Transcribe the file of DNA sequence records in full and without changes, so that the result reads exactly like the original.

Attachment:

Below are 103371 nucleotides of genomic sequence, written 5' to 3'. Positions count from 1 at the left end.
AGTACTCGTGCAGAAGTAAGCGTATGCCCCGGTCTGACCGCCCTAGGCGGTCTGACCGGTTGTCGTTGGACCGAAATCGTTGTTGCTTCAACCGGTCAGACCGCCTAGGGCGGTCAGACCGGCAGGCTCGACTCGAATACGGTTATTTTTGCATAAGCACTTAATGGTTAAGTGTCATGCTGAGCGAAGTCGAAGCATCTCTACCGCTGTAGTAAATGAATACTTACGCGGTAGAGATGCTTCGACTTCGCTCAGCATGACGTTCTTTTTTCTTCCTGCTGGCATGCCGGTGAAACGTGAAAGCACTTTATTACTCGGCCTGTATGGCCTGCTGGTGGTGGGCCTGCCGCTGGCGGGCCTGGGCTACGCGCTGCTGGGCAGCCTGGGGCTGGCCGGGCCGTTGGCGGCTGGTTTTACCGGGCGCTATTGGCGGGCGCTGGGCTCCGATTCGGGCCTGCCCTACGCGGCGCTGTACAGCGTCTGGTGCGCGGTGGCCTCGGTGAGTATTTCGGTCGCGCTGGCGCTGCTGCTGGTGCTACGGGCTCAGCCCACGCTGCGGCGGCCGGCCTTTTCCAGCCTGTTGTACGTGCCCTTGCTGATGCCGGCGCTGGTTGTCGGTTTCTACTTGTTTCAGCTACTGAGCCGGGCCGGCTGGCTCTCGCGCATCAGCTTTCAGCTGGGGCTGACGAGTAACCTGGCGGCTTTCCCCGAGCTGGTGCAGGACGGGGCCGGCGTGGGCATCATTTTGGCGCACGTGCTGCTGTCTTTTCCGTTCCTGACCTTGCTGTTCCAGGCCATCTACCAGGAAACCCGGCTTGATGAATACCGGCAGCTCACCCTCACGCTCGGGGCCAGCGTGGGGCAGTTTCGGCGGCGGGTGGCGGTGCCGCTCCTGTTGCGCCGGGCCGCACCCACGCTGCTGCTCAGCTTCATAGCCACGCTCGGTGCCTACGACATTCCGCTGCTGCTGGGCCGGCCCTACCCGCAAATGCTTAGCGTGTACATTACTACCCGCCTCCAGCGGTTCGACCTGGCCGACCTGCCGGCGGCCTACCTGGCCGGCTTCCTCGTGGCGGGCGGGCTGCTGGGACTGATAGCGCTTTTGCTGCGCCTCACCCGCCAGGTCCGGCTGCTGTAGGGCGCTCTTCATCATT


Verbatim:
Below are 103371 nucleotides of genomic sequence, written 5' to 3'. Positions count from 1 at the left end.
AGTACTCGTGCAGAAGTAAGCGTATGCCCCGGTCTGACCGCCCTAGGCGGTCTGACCGGTTGTCGTTGGACCGAAATCGTTGTTGCTTCAACCGGTCAGACCGCCTAGGGCGGTCAGACCGGCAGGCTCGACTCGAATACGGTTATTTTTGCATAAGCACTTAATGGTTAAGTGTCATGCTGAGCGAAGTCGAAGCATCTCTACCGCTGTAGTAAATGAATACTTACGCGGTAGAGATGCTTCGACTTCGCTCAGCATGACGTTCTTTTTTCTTCCTGCTGGCATGCCGGTGAAACGTGAAAGCACTTTATTACTCGGCCTGTATGGCCTGCTGGTGGTGGGCCTGCCGCTGGCGGGCCTGGGCTACGCGCTGCTGGGCAGCCTGGGGCTGGCCGGGCCGTTGGCGGCTGGTTTTACCGGGCGCTATTGGCGGGCGCTGGGCTCCGATTCGGGCCTGCCCTACGCGGCGCTGTACAGCGTCTGGTGCGCGGTGGCCTCGGTGAGTATTTCGGTCGCGCTGGCGCTGCTGCTGGTGCTACGGGCTCAGCCCACGCTGCGGCGGCCGGCCTTTTCCAGCCTGTTGTACGTGCCCTTGCTGATGCCGGCGCTGGTTGTCGGTTTCTACTTGTTTCAGCTACTGAGCCGGGCCGGCTGGCTCTCGCGCATCAGCTTTCAGCTGGGGCTGACGAGTAACCTGGCGGCTTTCCCCGAGCTGGTGCAGGACGGGGCCGGCGTGGGCATCATTTTGGCGCACGTGCTGCTGTCTTTTCCGTTCCTGACCTTGCTGTTCCAGGCCATCTACCAGGAAACCCGGCTTGATGAATACCGGCAGCTCACCCTCACGCTCGGGGCCAGCGTGGGGCAGTTTCGGCGGCGGGTGGCGGTGCCGCTCCTGTTGCGCCGGGCCGCACCCACGCTGCTGCTCAGCTTCATAGCCACGCTCGGTGCCTACGACATTCCGCTGCTGCTGGGCCGGCCCTACCCGCAAATGCTTAGCGTGTACATTACTACCCGCCTCCAGCGGTTCGACCTGGCCGACCTGCCGGCGGCCTACCTGGCCGGCTTCCTCGTGGCGGGCGGGCTGCTGGGACTGATAGCGCTTTTGCTGCGCCTCACCCGCCAGGTCCGGCTGCTGTAGGGCGCTCTTCATCATT